When my sister Carole was diagnosed with breast cancer, our family worried. That diagnosis, with its surgeries and treatments, caused us to fear for her well-being, which drove our family to prayer on her behalf. Over the ensuing months, Carole’s updates were honest about the challenges. But we all celebrated when the report came back that the surgery and treatments had been successful. Carole was on the road to recovery!
Then, less than a year later, my sister Linda faced the same battle. Immediately, Carole came alongside Linda, helping her understand what to expect and how to prepare for what she would face. Carole’s experience had equipped her to walk with Linda through her own trial.
This is what Paul calls for in 2 Corinthians 1:3-4, where we read, “Blessed be the God and Father of our Lord Jesus Christ, the Father of mercies and God of all comfort, who comforts us in all our tribulation, that we may be able to comfort those who are in any trouble, with the comfort with which we ourselves are comforted by God.”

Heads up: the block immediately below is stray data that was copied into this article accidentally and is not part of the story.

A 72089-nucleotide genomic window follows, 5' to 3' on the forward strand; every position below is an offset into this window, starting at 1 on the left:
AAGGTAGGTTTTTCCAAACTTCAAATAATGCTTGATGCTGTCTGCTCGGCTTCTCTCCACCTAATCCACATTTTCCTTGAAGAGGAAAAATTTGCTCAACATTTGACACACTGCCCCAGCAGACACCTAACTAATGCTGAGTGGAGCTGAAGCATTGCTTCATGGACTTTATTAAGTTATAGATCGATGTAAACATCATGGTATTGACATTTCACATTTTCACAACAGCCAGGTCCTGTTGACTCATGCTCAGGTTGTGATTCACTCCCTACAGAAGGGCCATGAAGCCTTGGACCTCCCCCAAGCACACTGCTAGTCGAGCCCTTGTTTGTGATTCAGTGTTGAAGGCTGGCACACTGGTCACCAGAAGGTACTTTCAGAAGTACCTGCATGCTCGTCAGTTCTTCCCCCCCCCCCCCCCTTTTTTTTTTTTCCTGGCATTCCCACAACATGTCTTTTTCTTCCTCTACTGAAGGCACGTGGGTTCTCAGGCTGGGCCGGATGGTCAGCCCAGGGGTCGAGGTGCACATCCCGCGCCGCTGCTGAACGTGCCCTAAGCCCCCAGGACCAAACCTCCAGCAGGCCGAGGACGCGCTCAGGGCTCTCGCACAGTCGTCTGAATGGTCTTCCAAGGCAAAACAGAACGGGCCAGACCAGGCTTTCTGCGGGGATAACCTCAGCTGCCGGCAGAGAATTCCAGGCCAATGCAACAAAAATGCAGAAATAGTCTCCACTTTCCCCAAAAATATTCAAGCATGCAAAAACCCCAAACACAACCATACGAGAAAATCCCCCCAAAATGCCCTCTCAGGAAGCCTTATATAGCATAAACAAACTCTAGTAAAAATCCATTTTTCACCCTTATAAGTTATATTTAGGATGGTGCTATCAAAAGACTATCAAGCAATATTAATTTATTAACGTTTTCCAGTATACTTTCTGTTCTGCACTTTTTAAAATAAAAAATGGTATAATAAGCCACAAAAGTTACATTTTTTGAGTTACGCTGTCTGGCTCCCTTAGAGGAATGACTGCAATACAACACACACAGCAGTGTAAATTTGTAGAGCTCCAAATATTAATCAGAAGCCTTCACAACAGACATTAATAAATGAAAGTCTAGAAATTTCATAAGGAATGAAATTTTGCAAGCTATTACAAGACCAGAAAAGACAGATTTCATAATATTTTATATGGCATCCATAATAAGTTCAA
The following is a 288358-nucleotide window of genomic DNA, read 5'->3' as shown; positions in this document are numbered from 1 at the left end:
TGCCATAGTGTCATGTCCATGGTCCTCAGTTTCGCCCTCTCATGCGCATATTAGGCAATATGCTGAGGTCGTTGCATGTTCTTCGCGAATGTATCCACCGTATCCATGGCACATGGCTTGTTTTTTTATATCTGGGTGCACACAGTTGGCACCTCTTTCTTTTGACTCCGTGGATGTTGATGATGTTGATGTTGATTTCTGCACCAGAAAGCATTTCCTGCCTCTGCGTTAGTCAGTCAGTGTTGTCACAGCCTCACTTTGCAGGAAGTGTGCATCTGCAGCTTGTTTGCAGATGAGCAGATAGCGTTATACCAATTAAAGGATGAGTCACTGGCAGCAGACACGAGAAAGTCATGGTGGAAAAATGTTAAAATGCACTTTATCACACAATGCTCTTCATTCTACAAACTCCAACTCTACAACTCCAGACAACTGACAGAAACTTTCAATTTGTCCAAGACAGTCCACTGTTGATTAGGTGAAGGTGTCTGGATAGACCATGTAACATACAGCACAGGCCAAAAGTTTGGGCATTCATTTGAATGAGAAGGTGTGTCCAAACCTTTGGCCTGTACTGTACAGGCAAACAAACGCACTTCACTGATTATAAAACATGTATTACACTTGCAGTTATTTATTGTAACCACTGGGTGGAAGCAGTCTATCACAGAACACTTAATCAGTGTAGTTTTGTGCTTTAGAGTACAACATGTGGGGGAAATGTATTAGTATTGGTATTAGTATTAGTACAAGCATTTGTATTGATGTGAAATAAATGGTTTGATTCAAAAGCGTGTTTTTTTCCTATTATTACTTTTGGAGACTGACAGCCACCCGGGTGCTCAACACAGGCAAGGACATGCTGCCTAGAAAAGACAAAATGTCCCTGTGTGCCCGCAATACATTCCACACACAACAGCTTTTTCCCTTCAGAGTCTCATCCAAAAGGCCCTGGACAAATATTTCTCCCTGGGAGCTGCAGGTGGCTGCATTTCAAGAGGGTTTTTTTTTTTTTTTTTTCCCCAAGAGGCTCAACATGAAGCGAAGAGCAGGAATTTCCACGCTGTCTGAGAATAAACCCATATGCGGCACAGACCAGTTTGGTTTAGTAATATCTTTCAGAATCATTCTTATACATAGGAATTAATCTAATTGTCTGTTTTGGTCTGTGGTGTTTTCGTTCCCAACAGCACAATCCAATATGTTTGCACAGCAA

Thankfully, the Lord doesn’t waste anything. Our struggles not only give us an opportunity to experience His comfort, but they also open the door for us to share that comfort with others in their struggles.
Like many people, when I read a newspaper or magazine I notice the misteaks in grammar and spelling. (You saw that, didn’t you!) I’m not trying to find errors; they leap off the page at me! My usual reaction is to criticize the publication and the people who produce it. “Why don’t they use ‘spell check’ or hire a proofreader?”
You may have a similar experience in your area of expertise. It seems that often, the more we know about something, the more judgmental we become over mistakes. It can infect our relationships with people as well.
Yet Philippians 1:9 expresses a different approach. Paul wrote, “And this I pray, that your love may abound still more and more in knowledge and all discernment.” God’s plan is that the more we know and understand, the more we love. Rather than cultivating a critical spirit and pretending we don’t notice or don’t care, our understanding should nourish empathy. Criticism is replaced by compassion.
Instead of our being faultfinders, the Lord calls us to be “filled with the fruits of righteousness which are by Jesus Christ, to the glory and praise of God” (v. 11).